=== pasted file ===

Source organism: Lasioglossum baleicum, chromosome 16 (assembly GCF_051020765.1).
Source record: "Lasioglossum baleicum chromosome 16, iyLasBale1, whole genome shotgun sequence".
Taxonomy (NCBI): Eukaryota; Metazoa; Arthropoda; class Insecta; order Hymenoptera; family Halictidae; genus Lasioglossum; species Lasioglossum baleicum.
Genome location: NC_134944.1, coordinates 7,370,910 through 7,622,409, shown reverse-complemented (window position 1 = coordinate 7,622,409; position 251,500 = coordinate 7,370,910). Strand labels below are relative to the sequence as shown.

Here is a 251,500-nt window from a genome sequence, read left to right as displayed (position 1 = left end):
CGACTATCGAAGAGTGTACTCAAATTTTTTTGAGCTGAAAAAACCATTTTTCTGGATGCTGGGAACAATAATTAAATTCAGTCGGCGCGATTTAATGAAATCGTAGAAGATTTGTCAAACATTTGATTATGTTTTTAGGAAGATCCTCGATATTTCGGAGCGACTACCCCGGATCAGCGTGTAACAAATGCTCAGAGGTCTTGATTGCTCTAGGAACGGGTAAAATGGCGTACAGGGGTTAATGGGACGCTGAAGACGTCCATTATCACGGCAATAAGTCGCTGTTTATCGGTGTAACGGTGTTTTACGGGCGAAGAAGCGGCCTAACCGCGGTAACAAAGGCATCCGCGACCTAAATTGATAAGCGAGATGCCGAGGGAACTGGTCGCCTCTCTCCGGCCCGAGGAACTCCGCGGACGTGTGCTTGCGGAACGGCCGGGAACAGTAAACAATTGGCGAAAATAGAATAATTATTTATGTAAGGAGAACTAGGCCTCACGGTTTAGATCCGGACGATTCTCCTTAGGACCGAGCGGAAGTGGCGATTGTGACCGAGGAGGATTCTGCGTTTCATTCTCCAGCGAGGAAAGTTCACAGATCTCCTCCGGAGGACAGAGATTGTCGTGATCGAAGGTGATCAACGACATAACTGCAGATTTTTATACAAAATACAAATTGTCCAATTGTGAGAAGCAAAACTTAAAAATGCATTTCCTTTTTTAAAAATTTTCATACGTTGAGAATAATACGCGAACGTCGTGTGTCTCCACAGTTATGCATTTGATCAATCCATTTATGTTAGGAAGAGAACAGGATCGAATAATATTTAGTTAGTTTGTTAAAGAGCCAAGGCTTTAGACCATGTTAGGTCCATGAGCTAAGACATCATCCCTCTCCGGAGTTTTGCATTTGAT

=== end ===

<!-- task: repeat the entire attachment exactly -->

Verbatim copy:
Source organism: Lasioglossum baleicum, chromosome 16 (assembly GCF_051020765.1).
Source record: "Lasioglossum baleicum chromosome 16, iyLasBale1, whole genome shotgun sequence".
Taxonomy (NCBI): Eukaryota; Metazoa; Arthropoda; class Insecta; order Hymenoptera; family Halictidae; genus Lasioglossum; species Lasioglossum baleicum.
Genome location: NC_134944.1, coordinates 7,370,910 through 7,622,409, shown reverse-complemented (window position 1 = coordinate 7,622,409; position 251,500 = coordinate 7,370,910). Strand labels below are relative to the sequence as shown.

Here is a 251,500-nt window from a genome sequence, read left to right as displayed (position 1 = left end):
CGACTATCGAAGAGTGTACTCAAATTTTTTTGAGCTGAAAAAACCATTTTTCTGGATGCTGGGAACAATAATTAAATTCAGTCGGCGCGATTTAATGAAATCGTAGAAGATTTGTCAAACATTTGATTATGTTTTTAGGAAGATCCTCGATATTTCGGAGCGACTACCCCGGATCAGCGTGTAACAAATGCTCAGAGGTCTTGATTGCTCTAGGAACGGGTAAAATGGCGTACAGGGGTTAATGGGACGCTGAAGACGTCCATTATCACGGCAATAAGTCGCTGTTTATCGGTGTAACGGTGTTTTACGGGCGAAGAAGCGGCCTAACCGCGGTAACAAAGGCATCCGCGACCTAAATTGATAAGCGAGATGCCGAGGGAACTGGTCGCCTCTCTCCGGCCCGAGGAACTCCGCGGACGTGTGCTTGCGGAACGGCCGGGAACAGTAAACAATTGGCGAAAATAGAATAATTATTTATGTAAGGAGAACTAGGCCTCACGGTTTAGATCCGGACGATTCTCCTTAGGACCGAGCGGAAGTGGCGATTGTGACCGAGGAGGATTCTGCGTTTCATTCTCCAGCGAGGAAAGTTCACAGATCTCCTCCGGAGGACAGAGATTGTCGTGATCGAAGGTGATCAACGACATAACTGCAGATTTTTATACAAAATACAAATTGTCCAATTGTGAGAAGCAAAACTTAAAAATGCATTTCCTTTTTTAAAAATTTTCATACGTTGAGAATAATACGCGAACGTCGTGTGTCTCCACAGTTATGCATTTGATCAATCCATTTATGTTAGGAAGAGAACAGGATCGAATAATATTTAGTTAGTTTGTTAAAGAGCCAAGGCTTTAGACCATGTTAGGTCCATGAGCTAAGACATCATCCCTCTCCGGAGTTTTGCATTTGAT